Volunteers, Conscription, Conscious Objectors in WWI
· In 1914 the British Army had approximately 710,000 men at its disposal.
· For more than 100 years both the government and the British public had been against conscription
· The Secretary of State for War, Lord Kitchener recognised that the British Army was far too small in comparison to the French and German forces and wanted to build an army of 70 divisions.
· These were the years of the Volunteer Army
· In August 1914 the British Government called for an extra 100,000 volunteer soldiers to come forward.
· They got 750,000 men by the end of September, and by January 1915 more than 1 million had joined the armed forces voluntarily.
· By Mid 1915 volunteer numbers were falling fast and the National Registration Act was created. It was a list of all the men fit for military service who were still available.
· Conscription was introduced in January 1916, targeting single men aged 18-41. Within a few months World War 1 conscription was rolled out for married men.
· Men who got called up for service could appeal to a local Military Service Tribunal. Reasons included health, already doing important war work or moral or religious reasons. The last group became known as the Conscientious Objectors.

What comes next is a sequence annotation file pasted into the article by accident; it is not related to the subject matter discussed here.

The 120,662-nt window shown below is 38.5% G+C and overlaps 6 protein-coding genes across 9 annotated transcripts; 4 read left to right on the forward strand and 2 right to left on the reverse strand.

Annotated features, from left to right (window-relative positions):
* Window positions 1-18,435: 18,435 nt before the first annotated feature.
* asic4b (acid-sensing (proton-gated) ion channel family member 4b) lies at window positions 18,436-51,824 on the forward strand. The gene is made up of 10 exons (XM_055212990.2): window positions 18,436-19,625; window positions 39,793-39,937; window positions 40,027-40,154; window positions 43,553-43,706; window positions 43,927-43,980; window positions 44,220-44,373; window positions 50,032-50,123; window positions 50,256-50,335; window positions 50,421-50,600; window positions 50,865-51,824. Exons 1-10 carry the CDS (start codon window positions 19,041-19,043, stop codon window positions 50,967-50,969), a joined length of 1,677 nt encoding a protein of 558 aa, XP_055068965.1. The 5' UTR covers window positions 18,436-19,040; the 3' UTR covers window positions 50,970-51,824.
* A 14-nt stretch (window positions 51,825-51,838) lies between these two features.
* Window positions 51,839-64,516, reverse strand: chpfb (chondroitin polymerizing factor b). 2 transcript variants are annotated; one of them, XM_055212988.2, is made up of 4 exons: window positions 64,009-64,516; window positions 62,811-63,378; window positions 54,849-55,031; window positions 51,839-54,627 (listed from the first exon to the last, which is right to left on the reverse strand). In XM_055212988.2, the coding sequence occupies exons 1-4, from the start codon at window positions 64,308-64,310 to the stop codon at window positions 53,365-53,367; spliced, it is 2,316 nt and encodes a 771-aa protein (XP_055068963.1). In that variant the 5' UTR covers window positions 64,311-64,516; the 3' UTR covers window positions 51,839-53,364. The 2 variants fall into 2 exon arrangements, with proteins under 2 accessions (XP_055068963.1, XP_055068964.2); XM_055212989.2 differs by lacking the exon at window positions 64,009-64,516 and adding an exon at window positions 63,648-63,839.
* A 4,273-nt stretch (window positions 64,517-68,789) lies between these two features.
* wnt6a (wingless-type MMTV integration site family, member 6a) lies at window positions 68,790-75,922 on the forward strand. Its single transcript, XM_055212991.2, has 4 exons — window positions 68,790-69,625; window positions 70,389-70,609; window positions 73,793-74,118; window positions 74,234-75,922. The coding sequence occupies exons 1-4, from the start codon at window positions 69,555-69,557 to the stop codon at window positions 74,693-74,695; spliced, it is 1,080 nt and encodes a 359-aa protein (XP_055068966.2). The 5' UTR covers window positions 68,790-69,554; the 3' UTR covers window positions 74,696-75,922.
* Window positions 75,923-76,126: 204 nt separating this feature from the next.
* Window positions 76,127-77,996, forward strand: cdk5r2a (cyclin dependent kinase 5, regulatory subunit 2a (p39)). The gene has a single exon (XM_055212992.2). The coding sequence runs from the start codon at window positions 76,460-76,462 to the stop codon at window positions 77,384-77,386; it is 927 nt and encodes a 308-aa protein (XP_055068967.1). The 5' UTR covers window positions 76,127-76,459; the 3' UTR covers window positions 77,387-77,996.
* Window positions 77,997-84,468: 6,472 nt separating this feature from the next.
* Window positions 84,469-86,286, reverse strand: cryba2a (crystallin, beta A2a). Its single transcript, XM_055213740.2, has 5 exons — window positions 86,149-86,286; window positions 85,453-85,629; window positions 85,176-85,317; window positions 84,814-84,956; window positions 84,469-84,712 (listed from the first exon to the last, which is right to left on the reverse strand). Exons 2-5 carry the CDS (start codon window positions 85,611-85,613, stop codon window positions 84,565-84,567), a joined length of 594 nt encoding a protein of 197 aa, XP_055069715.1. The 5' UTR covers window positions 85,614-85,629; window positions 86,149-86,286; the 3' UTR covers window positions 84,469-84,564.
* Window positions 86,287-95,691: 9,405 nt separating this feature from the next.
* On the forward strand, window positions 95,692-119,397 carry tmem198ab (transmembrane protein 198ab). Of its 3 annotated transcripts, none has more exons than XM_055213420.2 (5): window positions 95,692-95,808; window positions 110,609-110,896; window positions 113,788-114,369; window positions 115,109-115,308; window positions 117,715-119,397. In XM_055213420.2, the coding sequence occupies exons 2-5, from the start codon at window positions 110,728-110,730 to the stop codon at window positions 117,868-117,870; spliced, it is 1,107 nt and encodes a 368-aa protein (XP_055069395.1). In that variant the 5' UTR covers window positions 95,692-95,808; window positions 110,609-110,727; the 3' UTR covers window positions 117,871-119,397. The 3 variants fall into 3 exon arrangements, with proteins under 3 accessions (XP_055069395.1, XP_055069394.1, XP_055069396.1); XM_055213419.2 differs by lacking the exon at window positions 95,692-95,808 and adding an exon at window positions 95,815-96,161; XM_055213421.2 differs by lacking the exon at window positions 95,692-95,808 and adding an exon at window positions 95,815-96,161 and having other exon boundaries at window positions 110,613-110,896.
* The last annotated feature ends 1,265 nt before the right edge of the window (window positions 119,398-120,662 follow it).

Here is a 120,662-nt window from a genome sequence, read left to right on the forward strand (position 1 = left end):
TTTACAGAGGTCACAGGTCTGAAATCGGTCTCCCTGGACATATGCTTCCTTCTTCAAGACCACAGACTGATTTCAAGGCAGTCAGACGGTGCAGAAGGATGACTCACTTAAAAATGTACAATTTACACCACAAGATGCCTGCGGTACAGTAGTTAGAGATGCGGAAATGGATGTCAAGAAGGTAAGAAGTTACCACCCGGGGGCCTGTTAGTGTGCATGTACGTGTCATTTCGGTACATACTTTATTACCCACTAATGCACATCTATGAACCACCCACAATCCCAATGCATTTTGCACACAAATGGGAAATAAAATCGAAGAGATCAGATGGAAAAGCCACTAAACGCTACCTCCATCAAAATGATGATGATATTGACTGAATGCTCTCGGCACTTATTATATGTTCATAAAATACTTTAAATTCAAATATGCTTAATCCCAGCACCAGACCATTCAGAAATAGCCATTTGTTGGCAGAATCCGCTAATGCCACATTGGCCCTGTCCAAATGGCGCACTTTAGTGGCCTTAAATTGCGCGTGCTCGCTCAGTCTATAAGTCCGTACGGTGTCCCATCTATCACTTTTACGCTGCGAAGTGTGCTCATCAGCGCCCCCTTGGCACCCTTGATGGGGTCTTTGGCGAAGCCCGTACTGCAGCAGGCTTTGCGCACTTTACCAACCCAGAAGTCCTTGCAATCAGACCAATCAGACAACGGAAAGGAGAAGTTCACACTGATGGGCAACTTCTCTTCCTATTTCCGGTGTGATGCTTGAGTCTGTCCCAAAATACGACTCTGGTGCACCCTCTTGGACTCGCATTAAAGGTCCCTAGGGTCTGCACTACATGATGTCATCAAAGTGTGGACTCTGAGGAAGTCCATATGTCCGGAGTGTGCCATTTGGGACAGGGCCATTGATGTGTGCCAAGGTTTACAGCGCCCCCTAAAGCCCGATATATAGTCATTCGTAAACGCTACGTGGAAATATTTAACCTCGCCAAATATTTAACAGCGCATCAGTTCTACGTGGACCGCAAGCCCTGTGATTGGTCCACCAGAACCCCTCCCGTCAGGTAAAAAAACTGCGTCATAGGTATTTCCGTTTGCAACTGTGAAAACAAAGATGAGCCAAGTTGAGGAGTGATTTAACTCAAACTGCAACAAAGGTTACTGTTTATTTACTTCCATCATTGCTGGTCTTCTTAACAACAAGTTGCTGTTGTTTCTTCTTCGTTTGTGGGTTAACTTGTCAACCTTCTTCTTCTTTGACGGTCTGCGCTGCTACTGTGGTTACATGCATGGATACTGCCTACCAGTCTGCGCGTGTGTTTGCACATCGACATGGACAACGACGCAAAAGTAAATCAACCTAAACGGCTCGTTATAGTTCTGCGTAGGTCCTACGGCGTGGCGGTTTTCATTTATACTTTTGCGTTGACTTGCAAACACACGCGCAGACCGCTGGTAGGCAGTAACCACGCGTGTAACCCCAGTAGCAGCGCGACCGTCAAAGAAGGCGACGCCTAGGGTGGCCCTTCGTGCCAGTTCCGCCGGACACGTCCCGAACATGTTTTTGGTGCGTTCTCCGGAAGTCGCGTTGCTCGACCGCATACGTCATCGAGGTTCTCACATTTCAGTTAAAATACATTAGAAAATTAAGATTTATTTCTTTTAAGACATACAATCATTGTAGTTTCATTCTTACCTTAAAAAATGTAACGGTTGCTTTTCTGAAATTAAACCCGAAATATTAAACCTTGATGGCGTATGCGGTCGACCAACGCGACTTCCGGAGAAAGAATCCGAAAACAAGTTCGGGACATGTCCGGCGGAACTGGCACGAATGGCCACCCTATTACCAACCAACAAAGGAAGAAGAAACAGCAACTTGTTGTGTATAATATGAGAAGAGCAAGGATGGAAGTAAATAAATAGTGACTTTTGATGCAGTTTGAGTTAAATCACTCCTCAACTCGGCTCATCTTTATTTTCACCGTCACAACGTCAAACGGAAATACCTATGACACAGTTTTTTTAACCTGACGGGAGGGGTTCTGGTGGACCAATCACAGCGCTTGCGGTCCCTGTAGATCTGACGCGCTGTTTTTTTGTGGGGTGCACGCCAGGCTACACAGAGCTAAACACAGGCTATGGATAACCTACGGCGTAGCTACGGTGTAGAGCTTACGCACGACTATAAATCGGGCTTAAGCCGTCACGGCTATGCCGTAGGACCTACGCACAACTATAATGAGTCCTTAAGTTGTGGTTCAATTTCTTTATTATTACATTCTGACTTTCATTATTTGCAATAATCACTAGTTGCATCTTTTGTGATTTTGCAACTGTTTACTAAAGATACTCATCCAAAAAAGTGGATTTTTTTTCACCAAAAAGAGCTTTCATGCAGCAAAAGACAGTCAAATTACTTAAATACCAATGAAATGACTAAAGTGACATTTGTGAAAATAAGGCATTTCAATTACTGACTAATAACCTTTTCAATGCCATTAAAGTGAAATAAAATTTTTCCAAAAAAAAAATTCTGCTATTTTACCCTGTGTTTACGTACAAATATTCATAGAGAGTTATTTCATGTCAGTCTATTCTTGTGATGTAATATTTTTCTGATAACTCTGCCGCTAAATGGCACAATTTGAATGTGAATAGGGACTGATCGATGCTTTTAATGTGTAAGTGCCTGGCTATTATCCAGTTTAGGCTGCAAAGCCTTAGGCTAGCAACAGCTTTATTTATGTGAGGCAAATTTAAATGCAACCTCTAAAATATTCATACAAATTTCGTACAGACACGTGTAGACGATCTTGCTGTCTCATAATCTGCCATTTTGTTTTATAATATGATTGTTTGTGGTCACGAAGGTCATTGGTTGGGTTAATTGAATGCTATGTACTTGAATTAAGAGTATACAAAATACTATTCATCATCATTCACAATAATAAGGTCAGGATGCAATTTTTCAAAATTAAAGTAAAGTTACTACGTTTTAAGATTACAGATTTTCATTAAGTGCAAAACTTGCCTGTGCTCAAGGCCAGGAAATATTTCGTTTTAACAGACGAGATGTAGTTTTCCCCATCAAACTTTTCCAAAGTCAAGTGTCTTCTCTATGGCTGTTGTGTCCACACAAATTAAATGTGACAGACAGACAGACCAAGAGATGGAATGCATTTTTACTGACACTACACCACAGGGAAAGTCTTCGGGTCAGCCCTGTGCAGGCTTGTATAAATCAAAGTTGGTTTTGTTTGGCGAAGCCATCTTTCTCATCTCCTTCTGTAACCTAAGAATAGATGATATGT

· 750,000 men appealed against their conscription in the first 6 months. Most were granted exemption of some sort, even if it was only temporary.
· Only 2% of those who appealed were Conscientious Objectors. Despite the legacy of this group only 6,000 were sent to prison. 35 received a death sentence but were reprieved immediately and given a ten year prison sentence instead.
When war broke out, Britain had a small army of 250,000 professional soldiers. Lord Kitchener, the Secretary of State for War, informed the government that he would need a fighting force of at least one million men. He did this by creating a new volunteer army, which became known as 'Kitchener's Army'.
Clearly, something had to be done, and quickly. The government began a massive recruitment campaign, urging young men to join up. It set up recruitment offices in every town and city; it commissioned posters and pamphlets; politicians toured the country making stirring, patriotic speeches.
The campaign was hugely successful. Indeed, it was so successful that barracks were overflowing and there were not enough rifles to go around. No one wanted to be left out, it appeared. In the first weekend of the war in 1914, 100 men an hour (3,000 a day) signed up to join the armed forces. 54 million posters were issued, 8 million personal letters were sent, 12,000 meetings were held, and 20,000 speeches were delivered by military spokesmen. By the end of 1914 1,186,337 men had enlisted.
Soldiers had be at least 18 years old to join the army, and 19 before they…